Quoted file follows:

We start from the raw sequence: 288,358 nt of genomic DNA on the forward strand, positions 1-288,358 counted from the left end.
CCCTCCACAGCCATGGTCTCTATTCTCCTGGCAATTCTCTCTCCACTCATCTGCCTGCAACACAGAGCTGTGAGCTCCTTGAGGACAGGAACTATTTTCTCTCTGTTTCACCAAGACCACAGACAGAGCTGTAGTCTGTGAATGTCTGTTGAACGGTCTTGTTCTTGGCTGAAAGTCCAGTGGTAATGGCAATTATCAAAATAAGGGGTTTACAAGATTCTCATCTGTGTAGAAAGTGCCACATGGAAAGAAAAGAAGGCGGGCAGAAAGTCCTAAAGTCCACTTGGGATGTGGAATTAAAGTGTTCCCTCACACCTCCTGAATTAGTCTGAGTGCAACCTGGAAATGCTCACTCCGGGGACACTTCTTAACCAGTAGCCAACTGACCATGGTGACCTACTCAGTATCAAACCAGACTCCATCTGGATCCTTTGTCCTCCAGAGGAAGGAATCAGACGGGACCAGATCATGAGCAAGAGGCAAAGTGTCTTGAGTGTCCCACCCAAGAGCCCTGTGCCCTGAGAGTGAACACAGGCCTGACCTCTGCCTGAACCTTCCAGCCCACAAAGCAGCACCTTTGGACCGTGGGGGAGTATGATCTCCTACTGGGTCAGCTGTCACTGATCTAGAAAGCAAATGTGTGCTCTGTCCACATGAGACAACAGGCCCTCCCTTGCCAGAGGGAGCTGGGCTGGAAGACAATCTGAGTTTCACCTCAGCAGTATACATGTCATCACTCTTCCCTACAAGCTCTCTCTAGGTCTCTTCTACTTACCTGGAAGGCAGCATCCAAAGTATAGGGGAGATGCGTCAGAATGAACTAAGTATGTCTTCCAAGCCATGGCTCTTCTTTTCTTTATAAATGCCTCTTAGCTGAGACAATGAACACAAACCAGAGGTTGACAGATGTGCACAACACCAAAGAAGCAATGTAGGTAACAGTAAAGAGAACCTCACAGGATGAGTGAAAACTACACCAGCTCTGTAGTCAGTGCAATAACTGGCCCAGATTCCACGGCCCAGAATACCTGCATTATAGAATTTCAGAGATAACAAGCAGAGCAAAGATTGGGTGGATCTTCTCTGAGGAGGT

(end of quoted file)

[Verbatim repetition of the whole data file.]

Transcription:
We start from the raw sequence: 288,358 nt of genomic DNA on the forward strand, positions 1-288,358 counted from the left end.
CCCTCCACAGCCATGGTCTCTATTCTCCTGGCAATTCTCTCTCCACTCATCTGCCTGCAACACAGAGCTGTGAGCTCCTTGAGGACAGGAACTATTTTCTCTCTGTTTCACCAAGACCACAGACAGAGCTGTAGTCTGTGAATGTCTGTTGAACGGTCTTGTTCTTGGCTGAAAGTCCAGTGGTAATGGCAATTATCAAAATAAGGGGTTTACAAGATTCTCATCTGTGTAGAAAGTGCCACATGGAAAGAAAAGAAGGCGGGCAGAAAGTCCTAAAGTCCACTTGGGATGTGGAATTAAAGTGTTCCCTCACACCTCCTGAATTAGTCTGAGTGCAACCTGGAAATGCTCACTCCGGGGACACTTCTTAACCAGTAGCCAACTGACCATGGTGACCTACTCAGTATCAAACCAGACTCCATCTGGATCCTTTGTCCTCCAGAGGAAGGAATCAGACGGGACCAGATCATGAGCAAGAGGCAAAGTGTCTTGAGTGTCCCACCCAAGAGCCCTGTGCCCTGAGAGTGAACACAGGCCTGACCTCTGCCTGAACCTTCCAGCCCACAAAGCAGCACCTTTGGACCGTGGGGGAGTATGATCTCCTACTGGGTCAGCTGTCACTGATCTAGAAAGCAAATGTGTGCTCTGTCCACATGAGACAACAGGCCCTCCCTTGCCAGAGGGAGCTGGGCTGGAAGACAATCTGAGTTTCACCTCAGCAGTATACATGTCATCACTCTTCCCTACAAGCTCTCTCTAGGTCTCTTCTACTTACCTGGAAGGCAGCATCCAAAGTATAGGGGAGATGCGTCAGAATGAACTAAGTATGTCTTCCAAGCCATGGCTCTTCTTTTCTTTATAAATGCCTCTTAGCTGAGACAATGAACACAAACCAGAGGTTGACAGATGTGCACAACACCAAAGAAGCAATGTAGGTAACAGTAAAGAGAACCTCACAGGATGAGTGAAAACTACACCAGCTCTGTAGTCAGTGCAATAACTGGCCCAGATTCCACGGCCCAGAATACCTGCATTATAGAATTTCAGAGATAACAAGCAGAGCAAAGATTGGGTGGATCTTCTCTGAGGAGGT